Software Engineering Institute | Carnegie Mellon University
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Handbook

Organizational Models for Computer Security Incident Response Teams (CSIRTs)

  • December 2003
  • By Georgia Killcrece, Klaus-Peter Kossakowski, Robin Ruefle, Mark Zajicek
  • This 2003 report describes different organizational models for implementing incident handling capabilities, including each model's advantages and disadvantages and the kinds of incident management services that best fit with it.
  • Incident Management
  • Publisher: Software Engineering Institute
    CMU/SEI Report Number: CMU/SEI-2003-HB-001
  • Abstract

    When a computer security attack on an organization occurs, an intrusion is recognized, or some other kind of computer security incident occurs, it is critical for the organization to have a fast and effective means of responding. One method of addressing this need is to establish a formal incident response capability or a Computer Security Incident Response Team (CSIRT). When an incident occurs, the goal of the CSIRT is to control and minimize any damage, preserve evidence, provide quick and efficient recovery, prevent similar future events, and gain insight into threats against the organization.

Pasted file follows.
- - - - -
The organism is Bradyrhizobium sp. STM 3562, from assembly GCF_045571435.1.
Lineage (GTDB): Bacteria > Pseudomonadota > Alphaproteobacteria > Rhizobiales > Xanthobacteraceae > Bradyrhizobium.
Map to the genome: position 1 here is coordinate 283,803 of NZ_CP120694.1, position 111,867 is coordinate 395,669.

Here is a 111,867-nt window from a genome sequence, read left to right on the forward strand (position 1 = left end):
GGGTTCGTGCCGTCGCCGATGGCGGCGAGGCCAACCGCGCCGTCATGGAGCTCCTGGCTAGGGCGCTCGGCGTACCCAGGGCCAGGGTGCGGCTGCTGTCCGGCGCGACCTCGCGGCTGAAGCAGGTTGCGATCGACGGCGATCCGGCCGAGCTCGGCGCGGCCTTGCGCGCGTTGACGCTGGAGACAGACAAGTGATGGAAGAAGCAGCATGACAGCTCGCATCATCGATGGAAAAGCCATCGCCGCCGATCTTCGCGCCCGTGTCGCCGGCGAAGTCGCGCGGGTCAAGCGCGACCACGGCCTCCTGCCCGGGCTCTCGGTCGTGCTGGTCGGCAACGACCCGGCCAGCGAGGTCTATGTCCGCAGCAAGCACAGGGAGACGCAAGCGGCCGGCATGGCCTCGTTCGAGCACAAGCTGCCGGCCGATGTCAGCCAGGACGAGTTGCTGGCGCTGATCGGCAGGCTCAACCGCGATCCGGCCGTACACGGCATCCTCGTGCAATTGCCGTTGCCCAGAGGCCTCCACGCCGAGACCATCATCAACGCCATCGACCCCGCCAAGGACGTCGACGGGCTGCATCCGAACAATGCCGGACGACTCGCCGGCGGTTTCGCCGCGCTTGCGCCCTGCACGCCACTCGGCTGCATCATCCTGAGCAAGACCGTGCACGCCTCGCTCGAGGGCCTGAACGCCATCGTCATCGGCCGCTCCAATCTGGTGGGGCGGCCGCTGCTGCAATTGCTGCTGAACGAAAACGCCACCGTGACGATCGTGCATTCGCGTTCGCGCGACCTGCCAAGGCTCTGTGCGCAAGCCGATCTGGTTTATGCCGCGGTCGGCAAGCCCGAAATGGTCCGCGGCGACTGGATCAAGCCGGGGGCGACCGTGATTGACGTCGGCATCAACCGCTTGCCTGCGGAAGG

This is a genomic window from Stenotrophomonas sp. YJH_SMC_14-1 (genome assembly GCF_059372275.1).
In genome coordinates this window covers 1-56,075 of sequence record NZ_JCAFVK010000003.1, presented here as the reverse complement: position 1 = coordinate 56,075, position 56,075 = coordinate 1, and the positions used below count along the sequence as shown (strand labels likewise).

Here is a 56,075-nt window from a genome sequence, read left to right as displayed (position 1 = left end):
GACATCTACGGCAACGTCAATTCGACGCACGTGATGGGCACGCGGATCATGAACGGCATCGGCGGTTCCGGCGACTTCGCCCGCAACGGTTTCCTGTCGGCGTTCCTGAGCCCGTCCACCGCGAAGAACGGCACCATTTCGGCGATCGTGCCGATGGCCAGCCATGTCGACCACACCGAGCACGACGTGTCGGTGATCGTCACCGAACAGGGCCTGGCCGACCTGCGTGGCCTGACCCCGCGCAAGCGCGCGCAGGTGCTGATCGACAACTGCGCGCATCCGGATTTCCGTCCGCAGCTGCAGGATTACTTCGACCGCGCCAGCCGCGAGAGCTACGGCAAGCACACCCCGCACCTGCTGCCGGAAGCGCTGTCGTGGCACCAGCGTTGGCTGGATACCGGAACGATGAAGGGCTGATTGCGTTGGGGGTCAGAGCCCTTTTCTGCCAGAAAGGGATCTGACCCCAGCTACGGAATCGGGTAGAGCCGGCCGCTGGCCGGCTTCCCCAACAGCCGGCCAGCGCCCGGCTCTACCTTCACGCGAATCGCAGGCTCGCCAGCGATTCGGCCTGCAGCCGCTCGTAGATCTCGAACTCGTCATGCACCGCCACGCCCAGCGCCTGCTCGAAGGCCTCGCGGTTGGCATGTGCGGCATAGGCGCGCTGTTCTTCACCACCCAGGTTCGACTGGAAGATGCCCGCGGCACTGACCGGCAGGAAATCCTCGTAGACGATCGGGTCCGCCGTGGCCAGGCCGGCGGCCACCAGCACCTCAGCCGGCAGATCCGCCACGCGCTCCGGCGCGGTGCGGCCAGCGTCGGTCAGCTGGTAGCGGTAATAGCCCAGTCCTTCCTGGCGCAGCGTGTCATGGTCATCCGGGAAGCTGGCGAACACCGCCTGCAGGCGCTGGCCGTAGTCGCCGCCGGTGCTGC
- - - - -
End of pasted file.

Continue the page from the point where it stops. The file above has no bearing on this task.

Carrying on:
This handbook describes different organizational models for implementing incident handling capabilities, including each model's advantages and disadvantages and the kinds of incident management services that best fit with it. An earlier SEI publication, the Handbook for Computer Security Incident Response Teams (CSIRTs) (CMU/SEI-2003-HB-002), provided the baselines for establishing incident response capabilities. This new handbook builds on that coverage by enabling organizations to compare and evaluate CSIRT models. Based on this review they can then identify a model for implementation that addresses their needs and requirements.

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